"I honestly don't think the problem is people out there with a significant ability to pay who aren't paying," she said. In her view, the idea that the court should be functioning as a collection agency working on behalf of victims, without taking into account the bigger problem of ex-offenders having difficulty finding employment, is "a little too simplistic."
And, as already noted, probation officials seek a sort of middle ground, trying to balance the goal of reintegrating offenders into the community with the goal of collecting court-ordered restitution. They point out that, by finding employers willing to hire ex-offenders, both goals can be achieved.
On the administrative side, the inability of Hawaii's existing information system to generate integrated statistical reports makes it nearly impossible to assess the success or failure of restitution recovery. According to Susan Howley, Public Policy Director of the National Center for Victims of Crime, Hawaii, like other states, needs to do a better job of tracking restitution.
"Until you start tracking what's outstanding," Howley says, "it's hard to get agencies to focus their attention on the problem, and see the scope of the problem."
According to Ferguson-Brey, "Many victims feel betrayed." At the same time, she acknowledges that very few offenders -- less than one percent, she estimates -- have significant assets at their disposal to pay for victims' losses.
Responding to the 1998 audit which was critical of its handling of restitution matters, Hawaii's judiciary established the position of victims assistance coordinator to answer questions and address the concerns of victims. Noreen Koshimoto, who has occupied the position for about 10 years, estimates that she receives 200-300 calls a year from victims, many of whom are frustrated by nonpayment of restitution.
Koshimoto's role, however, is limited. She follows up complaints about nonpayment with calls to the probation officer, who in turn contacts the offender. She also sends out 500-600 delinquency notices each year, directly to offenders, when their payments are 120 days overdue. Roughly one-third of those who receive delinquency notices, she estimates, eventually comply.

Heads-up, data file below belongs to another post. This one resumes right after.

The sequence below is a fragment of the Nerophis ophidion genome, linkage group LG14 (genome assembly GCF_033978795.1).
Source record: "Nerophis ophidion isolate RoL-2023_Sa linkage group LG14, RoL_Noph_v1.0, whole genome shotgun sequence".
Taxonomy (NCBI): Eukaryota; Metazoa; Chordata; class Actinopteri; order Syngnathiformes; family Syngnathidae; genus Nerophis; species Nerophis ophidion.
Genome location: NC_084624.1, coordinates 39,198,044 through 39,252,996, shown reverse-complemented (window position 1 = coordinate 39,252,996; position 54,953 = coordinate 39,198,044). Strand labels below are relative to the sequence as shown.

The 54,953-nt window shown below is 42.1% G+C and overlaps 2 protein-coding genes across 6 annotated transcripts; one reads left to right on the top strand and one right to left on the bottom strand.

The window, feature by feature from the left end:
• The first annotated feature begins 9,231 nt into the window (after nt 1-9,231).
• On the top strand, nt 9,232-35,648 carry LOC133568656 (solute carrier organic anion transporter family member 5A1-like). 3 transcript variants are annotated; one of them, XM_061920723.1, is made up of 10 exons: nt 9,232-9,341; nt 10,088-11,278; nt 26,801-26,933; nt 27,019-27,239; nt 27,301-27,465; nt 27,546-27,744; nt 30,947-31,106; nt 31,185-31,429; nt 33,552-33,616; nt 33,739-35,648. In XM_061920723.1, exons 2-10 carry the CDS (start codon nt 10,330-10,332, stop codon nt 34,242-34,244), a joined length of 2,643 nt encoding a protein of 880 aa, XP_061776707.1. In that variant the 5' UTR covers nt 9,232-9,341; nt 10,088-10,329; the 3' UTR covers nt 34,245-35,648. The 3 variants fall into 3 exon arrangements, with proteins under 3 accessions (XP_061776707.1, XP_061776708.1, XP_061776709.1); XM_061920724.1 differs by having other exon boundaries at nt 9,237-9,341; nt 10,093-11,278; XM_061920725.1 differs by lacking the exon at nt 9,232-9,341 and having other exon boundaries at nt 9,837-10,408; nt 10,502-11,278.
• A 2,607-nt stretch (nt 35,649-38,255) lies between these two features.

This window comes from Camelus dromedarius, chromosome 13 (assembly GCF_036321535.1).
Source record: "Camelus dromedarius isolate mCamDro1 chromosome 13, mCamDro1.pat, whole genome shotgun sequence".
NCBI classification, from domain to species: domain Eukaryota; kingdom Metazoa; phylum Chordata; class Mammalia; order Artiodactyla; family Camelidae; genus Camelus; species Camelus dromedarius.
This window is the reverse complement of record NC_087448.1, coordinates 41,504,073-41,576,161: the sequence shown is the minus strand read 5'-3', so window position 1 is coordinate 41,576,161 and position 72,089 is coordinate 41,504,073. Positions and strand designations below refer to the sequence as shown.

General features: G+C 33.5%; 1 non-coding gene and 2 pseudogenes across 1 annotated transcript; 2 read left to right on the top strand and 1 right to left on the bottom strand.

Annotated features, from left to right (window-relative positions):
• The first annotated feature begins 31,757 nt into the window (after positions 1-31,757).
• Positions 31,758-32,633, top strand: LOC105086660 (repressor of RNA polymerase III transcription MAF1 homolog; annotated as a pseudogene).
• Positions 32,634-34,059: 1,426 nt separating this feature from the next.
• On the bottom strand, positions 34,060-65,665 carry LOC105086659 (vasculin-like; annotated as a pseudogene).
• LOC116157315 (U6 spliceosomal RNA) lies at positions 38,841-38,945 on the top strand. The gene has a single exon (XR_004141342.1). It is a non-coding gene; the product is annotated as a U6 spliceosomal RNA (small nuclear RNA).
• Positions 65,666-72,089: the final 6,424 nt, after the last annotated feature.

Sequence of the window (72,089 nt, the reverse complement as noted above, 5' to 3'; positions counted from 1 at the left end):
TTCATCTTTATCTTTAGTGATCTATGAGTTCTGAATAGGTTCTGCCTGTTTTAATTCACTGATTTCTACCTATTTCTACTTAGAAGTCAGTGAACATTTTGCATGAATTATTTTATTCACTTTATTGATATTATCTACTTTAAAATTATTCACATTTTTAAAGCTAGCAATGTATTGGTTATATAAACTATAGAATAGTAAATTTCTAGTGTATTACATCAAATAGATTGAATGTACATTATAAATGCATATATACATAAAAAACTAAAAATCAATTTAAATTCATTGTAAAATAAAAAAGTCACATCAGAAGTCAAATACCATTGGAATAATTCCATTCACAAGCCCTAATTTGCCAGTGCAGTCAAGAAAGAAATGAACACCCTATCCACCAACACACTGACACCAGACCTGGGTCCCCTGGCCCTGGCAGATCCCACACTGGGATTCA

When victims question why they are not receiving higher amounts of restitution, or why the amounts have declined, all Koshimoto can do is explain that payments are based on an offender's ability to pay; because the details of an offender's financial circumstances are confidential under state law, however, she explains that she cannot disclose those details to third parties.
Victims can also turn to the Crime Victim Compensation Commission for compensation. Established in 1967, the Commission awards $600,000 to more than $1 million annually to victims of violent crime.
Civil lawsuits may be an option of last resort for victims seeking compensation. While it's relatively easy, under Hawaii state law, to get a civil judgment for the amount of outstanding restitution, enforcing that judgment is an entirely different matter. In fact, it's extremely difficult because lawyers are rarely willing to take on such cases; for them, because the amount of restitution is typically very little, it's simply not worth the time and effort.
Sources: Ken Kobayashi, Hawaii Star-Advertiser articles, June 26 & 27, 2011.